Spitfire List Web site and blog of anti-fascist researcher and radio personality Dave Emory.

News & Supplemental  

General Francisco Franco May NOT Be So Dead, After All

Franco Supporters in November of 2013

Dave Emory’s entire life­time of work is avail­able on a flash drive that can be obtained here. (The flash drive includes the anti-fascist books avail­able on this site.)

COMMENT: Years ago, comedian Chevy Chase intoned on Saturday Night Live’s news broadcast parody that “Generallismo Francisco Franco is still dead.”

That analysis may not apply to his political legacy.

Spain is among the most economically and socially beset of the Southern Eurozone countries, with very high unemployment, especially among the young.

Spain has been manifesting an aggressive stance against the British territory of Gibraltar, scapegoating it (in part) for Spain’s fiscal malaise.

Throughout the Eurozone, the German-imposed austerity doctrine has created social conditions fertile to the rise of fascist groups. 

In addition to the scapegoating of ethnic minorities for social ills, dire economic straits also facilitate hyper-nationalism–both are staples of the fascist agenda.

It remains to be seen how much of the developed world succumbs to a “Let Them Eat Fascism (and/or Xenophobia and/or ultra Nationalism)” political ethic.

In that context, the political heritage of Mariano Rajoy and his People’s Party are important to bear in mind.

In essence, Rajoy’s PP is a vehicle for the political resuscitation and resurrection of Franco’s fascist Falange

As can be seen in the article below, the heartbeat of Franco’s fascism remains, long after his has stopped. It is also worth remembering that Spin was the epicenter of a Third Reich government-in-exile in the postwar period.

“Franco’s Legacy Rattles Spain” by Matt Moffett and David Roman; The Wall Street Journal; 12/2/2013.

EXCERPT: A series of headline-grabbing incidents in recent months has prompted soul-searching among Spaniards over dictator Francisco Franco’s enduring legacy—and the disruptive potential for extremism to flare at a time of deep economic distress.

Over the summer, several Spaniards posted pictures of themselves holding fascist flags or giving Nazi salutes on social-media sites. In September, a self-described fascist group assaulted a cultural center in Madrid representing Catalonia, a region that was repressed by Franco and is now home to a growing political movement seeking independence from Spain.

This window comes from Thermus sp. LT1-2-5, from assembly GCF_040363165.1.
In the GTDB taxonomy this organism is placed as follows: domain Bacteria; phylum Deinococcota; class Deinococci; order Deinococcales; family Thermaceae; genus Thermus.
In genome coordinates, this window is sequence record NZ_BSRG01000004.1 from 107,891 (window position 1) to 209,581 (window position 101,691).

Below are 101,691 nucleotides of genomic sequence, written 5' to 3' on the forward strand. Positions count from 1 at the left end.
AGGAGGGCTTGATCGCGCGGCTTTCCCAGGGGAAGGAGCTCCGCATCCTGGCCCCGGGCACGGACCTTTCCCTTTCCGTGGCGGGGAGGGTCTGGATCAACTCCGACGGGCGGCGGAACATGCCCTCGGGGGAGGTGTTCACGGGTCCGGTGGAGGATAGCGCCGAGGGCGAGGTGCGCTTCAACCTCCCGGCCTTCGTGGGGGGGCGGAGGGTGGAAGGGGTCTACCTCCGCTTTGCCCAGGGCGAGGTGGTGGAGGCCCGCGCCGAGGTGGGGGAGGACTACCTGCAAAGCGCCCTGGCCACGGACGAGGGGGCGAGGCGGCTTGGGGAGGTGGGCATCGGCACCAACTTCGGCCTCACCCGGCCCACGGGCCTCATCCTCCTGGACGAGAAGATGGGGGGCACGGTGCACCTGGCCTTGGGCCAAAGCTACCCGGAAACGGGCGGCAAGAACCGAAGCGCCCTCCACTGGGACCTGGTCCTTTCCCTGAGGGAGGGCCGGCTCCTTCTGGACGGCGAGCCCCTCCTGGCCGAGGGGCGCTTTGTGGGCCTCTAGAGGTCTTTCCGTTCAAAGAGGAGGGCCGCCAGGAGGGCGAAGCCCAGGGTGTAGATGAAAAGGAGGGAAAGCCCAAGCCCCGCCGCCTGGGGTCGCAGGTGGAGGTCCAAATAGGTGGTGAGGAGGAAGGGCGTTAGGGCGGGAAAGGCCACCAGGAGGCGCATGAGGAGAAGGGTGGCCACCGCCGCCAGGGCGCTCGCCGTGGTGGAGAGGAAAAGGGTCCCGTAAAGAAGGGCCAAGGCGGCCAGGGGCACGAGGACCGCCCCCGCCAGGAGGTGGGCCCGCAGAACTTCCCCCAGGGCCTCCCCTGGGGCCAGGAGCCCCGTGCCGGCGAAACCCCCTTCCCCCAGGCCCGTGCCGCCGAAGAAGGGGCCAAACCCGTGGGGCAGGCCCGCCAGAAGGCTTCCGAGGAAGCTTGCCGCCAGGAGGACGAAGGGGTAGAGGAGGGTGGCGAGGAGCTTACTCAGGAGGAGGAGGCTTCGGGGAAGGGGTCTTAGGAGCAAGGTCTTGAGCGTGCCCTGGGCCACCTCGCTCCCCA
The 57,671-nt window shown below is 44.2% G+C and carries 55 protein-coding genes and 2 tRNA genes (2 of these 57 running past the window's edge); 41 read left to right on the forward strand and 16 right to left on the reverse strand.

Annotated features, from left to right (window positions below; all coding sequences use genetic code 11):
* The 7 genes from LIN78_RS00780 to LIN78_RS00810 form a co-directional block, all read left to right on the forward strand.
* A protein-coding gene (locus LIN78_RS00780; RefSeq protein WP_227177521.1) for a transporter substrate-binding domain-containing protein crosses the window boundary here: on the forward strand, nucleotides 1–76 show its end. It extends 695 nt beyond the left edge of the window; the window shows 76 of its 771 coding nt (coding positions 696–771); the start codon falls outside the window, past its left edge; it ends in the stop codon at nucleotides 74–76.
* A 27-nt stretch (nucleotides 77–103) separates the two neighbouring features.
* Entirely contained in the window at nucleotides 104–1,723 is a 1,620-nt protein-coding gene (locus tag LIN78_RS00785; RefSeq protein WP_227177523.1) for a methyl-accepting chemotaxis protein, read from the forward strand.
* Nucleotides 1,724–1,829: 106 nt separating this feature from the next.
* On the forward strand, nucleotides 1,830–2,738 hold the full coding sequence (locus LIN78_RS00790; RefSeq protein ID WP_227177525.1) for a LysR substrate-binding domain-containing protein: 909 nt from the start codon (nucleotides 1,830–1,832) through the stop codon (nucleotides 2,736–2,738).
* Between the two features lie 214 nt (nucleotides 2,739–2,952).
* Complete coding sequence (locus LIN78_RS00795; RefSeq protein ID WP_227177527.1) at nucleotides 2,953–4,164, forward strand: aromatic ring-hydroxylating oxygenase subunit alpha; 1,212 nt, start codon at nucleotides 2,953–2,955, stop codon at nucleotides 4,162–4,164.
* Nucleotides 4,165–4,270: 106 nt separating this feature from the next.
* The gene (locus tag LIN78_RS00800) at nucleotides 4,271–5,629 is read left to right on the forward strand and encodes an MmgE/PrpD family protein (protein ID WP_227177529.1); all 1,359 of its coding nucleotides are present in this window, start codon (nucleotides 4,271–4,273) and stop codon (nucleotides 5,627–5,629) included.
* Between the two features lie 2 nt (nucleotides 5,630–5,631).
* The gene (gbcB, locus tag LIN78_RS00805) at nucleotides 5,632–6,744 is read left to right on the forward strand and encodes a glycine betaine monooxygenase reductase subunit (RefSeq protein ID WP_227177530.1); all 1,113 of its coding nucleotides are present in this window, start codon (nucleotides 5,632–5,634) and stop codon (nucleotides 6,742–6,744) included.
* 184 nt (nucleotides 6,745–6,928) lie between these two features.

A week later an Argentine judge sought the arrest of some Franco-era security officials for alleged crimes against humanity. That was a marked contrast to the passive approach of Spain’s own judiciary, which has left the Franco regime’s abuses unpunished in the interest of preserving the country’s peaceful transition to democracy.

Now some Spaniards worry that the failure to thoroughly confront Spain’s authoritarian past—what has been dubbed “the Pact of Forgetting”—has left the door open to an emergence of extremism in a new generation devastated by years of economic crisis and 50% youth unemployment.

“In these moments of crisis and disappointment with politics, this creates a Petri dish for extremist movements, as they provide simple answers to complex problems,” said Jordi Rodriguez, professor of politics at the University of Navarra.

Esteban Ibarra, president of a group called Movement Against Intolerance, said Spain was experiencing its worst wave of far-right extremism since the mid-1990s, during a previous economic and political crisis. . . .

. . . . In 1977, Spain’s parliament passed an amnesty law that protected officials of the dictatorship and those involved in Civil War-era crimes, including supporters of anti-Franco forces, from prosecution.

Since then, many Spaniards who were sympathetic to Franco were absorbed into the conservative PP, and began to embrace more-centrist positions. That has had the effect of draining the potential membership pool for extreme-right parties, analysts say. . . .

. . . . But the absorption of the Franco legacy into the political mainstream has created some contradictions that bedevil Spain and the PP to this day.

Monuments to Franco and his followers still dot the Spanish landscape, despite a 2007 law that prodded officials to start removing them. “This is the only country where you can be a democrat without being an anti-fascist,” said Rafael Escudero Alday, a law professor at Madrid’s Carlos III University.

That paradox was evident in the recent flurry of photos of young PP activists offering fascist homages. In one of the photos, a small town PP councilman posed at Franco’s burial place holding a fascist banner. In another, a local leader of a PP youth organization is shown making a Nazi salute. . . .


No comments for “General Francisco Franco May NOT Be So Dead, After All”

Post a comment